10 June 2014

Keep your fridge on a power diet

(Leaving the planet as we found it)

Icy chillies on a stall in Santa Fe -
no refrigeration required.
It's difficult to imagine what life was like before the refrigerator (or 'fridge') was invented. Those who lived in countries where ice and snow were available in winter would find ways of storing it during the warmer months to keep things cool. In Australia the only option was to use deep cellars or a system like the 'coolgardie safe'. Later when a way of manufacturing ice was invented, ice was delivered to households by the iceman.

Household fridges became available in the US in the 1920's, but many households in Australia didn't have fridges until the 1950's. The earliest models were powered by kerosene.

Modern fridges are highly efficient, but they are still a major user of electricity because they have to be kept running day and night. Here are some ways to make your fridge as efficient as possible:

1. Keep it well stocked. A lot of power is used in cooling the air inside the fridge, especially after the door has been opened and closed. Some circulation of air is needed, and you should avoid blocking any vents, but otherwise it's better to have the fridge full rather than empty. If you don't have much perishable food to store, you can fill up the space with non-perishable items like jams and chutneys, nuts and dried fruit, bags of rice and flour etc. (This will also protect these items from moths, weevils and other pests). In the freezer, frozen containers of water can act as a space-filler. Some people thoughtfully fill their empty fridge space with beer.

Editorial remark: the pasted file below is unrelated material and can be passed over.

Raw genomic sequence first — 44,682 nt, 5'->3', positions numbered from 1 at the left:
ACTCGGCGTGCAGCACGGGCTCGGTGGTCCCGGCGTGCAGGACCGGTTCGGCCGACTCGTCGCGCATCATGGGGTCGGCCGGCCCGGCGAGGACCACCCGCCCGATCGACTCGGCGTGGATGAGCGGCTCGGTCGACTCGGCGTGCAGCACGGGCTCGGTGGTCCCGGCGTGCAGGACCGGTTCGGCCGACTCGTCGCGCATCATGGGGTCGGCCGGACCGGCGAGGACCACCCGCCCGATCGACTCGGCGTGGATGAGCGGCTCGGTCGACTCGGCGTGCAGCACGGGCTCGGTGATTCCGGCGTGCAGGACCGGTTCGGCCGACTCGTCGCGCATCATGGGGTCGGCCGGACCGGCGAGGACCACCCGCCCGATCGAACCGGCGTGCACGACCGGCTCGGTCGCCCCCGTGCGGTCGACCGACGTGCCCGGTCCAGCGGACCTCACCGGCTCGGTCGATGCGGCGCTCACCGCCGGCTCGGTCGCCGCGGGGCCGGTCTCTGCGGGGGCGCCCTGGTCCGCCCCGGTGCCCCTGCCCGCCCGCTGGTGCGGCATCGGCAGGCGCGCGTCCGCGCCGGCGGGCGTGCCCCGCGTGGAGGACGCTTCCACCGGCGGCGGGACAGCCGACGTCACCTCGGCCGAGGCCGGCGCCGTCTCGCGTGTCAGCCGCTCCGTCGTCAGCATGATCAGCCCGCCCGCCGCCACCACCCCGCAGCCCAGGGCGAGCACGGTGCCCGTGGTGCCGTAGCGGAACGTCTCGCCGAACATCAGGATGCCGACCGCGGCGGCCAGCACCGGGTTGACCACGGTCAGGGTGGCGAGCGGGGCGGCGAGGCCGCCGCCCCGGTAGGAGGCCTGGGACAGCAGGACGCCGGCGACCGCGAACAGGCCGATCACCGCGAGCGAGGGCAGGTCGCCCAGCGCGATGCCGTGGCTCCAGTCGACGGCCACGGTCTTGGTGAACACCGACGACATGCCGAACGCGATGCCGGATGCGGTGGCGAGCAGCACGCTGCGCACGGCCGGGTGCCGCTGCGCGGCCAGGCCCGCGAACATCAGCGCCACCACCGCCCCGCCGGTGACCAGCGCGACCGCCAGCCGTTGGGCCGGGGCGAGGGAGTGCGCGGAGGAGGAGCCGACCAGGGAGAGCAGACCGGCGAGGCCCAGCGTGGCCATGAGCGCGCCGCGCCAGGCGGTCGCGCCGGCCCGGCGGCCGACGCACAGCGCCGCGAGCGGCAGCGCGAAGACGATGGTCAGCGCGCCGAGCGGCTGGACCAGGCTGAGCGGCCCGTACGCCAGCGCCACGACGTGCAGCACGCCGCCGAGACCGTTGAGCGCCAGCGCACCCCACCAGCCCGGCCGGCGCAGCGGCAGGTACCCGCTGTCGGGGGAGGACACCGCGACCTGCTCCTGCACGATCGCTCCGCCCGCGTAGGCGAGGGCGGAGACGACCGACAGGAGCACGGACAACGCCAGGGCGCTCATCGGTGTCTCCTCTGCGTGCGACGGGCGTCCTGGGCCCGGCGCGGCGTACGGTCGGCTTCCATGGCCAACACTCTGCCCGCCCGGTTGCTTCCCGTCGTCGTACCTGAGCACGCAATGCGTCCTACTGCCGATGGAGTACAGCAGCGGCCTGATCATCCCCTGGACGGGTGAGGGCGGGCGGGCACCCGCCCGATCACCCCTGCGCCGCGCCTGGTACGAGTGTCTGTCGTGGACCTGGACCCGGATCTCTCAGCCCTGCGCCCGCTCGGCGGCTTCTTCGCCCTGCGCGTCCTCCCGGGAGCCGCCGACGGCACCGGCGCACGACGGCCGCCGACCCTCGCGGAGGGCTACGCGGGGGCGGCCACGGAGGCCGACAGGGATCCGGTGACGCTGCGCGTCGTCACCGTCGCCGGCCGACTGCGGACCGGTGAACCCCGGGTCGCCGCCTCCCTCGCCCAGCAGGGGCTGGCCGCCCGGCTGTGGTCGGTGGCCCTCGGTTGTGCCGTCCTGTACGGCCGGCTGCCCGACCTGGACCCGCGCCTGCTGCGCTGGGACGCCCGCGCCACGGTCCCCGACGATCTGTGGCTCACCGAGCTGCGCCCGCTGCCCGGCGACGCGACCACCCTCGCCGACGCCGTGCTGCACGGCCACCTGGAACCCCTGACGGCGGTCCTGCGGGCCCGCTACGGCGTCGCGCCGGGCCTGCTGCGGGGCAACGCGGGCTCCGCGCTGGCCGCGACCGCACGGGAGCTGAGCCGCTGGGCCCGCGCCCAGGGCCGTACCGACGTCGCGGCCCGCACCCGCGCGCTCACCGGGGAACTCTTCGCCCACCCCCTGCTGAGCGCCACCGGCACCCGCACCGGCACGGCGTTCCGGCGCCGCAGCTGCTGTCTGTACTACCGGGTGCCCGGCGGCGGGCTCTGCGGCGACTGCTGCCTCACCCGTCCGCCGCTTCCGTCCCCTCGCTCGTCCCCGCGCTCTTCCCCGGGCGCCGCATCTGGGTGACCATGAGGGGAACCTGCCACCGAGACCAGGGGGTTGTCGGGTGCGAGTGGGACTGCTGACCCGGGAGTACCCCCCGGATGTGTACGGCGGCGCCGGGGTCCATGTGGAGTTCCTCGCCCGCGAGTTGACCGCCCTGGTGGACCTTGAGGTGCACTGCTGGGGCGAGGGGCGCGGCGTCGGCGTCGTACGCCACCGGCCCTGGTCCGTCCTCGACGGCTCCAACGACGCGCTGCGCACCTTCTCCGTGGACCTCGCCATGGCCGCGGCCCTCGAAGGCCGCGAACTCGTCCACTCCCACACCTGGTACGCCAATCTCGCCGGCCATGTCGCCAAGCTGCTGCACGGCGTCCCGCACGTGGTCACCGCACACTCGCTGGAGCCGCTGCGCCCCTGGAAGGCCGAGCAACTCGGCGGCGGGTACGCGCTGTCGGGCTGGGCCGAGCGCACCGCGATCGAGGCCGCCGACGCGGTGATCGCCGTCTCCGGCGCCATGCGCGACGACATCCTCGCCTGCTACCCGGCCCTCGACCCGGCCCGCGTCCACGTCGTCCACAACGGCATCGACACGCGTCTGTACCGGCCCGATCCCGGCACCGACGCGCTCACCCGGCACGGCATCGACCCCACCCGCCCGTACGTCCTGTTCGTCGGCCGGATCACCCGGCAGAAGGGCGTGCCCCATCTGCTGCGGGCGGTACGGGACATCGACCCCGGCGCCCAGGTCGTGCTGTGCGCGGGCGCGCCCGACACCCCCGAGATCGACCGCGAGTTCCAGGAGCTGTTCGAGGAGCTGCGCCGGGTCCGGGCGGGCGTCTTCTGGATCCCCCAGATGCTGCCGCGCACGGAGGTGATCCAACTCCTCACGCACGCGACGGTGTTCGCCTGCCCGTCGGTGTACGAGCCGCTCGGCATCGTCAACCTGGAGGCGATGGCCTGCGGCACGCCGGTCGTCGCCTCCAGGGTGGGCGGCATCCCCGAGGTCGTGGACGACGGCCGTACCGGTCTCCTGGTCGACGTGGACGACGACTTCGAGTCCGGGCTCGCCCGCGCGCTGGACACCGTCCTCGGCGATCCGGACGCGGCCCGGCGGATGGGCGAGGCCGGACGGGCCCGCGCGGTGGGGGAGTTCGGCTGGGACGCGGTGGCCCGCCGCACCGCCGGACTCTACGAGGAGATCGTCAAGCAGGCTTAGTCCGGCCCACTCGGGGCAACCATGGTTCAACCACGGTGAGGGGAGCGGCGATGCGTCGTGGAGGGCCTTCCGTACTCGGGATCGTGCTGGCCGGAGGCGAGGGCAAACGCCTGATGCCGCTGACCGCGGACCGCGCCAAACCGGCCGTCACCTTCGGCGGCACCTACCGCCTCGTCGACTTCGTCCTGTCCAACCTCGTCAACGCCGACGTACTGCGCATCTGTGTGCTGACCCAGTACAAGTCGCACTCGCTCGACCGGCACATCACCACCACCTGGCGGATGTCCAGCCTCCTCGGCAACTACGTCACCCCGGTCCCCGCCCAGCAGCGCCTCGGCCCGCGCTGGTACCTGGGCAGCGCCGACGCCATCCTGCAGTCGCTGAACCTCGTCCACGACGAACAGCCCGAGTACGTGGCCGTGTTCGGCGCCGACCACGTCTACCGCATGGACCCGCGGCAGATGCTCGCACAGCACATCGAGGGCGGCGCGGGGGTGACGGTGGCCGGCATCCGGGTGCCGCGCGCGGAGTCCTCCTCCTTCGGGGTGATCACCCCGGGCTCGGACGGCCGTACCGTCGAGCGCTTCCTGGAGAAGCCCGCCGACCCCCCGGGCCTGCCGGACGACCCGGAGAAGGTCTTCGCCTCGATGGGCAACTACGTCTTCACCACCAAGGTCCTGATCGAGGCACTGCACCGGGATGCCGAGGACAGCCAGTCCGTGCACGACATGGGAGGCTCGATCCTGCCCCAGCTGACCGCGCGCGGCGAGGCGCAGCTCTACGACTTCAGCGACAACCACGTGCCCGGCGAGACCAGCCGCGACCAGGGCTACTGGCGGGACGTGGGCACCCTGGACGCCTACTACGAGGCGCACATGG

2. Make it easy to find what you need. This will help to avoid having the door open for long periods while you search for that jar of mustard that you were sure was in there somewhere. Keep non-perishable foods near the top of the fridge, dairy and other perishables such as cooked meats in the middle, uncooked meat on the  bottom shelf and vegetables in the crisper drawer. Use baskets or trays which you can quickly pull out to get to stuff that's near the back of the fridge.

3. Cover anything which will dry out. This not only keeps the food in better condition, it also reduces the amount of power the fridge uses in getting rid of condensation.

4. Don't put hot food straight into the fridge. It's important not to leave warm food standing around breeding bacteria, but you can allow it to cool slightly before it goes in the fridge. Speed up the cooling process by standing it in a bowl of iced water.

5.Keep the door seals clean and replace them if they're worn. There are people who will do this for you or you can order the seals and do it yourself. If your fridge is one that has exposed coils on the back, keep these clean too.

6. If you're in the market for a new fridge, check out the energy rating and go for the best star rating you can afford. Use an on-line guide like this one to decide how big your fridge and freezer need to be.

About Me

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I'm a writer, medical graduate, wife, mother, and follower of Christ, with an interest in a wide range of topics and ideas. I live in Western Australia.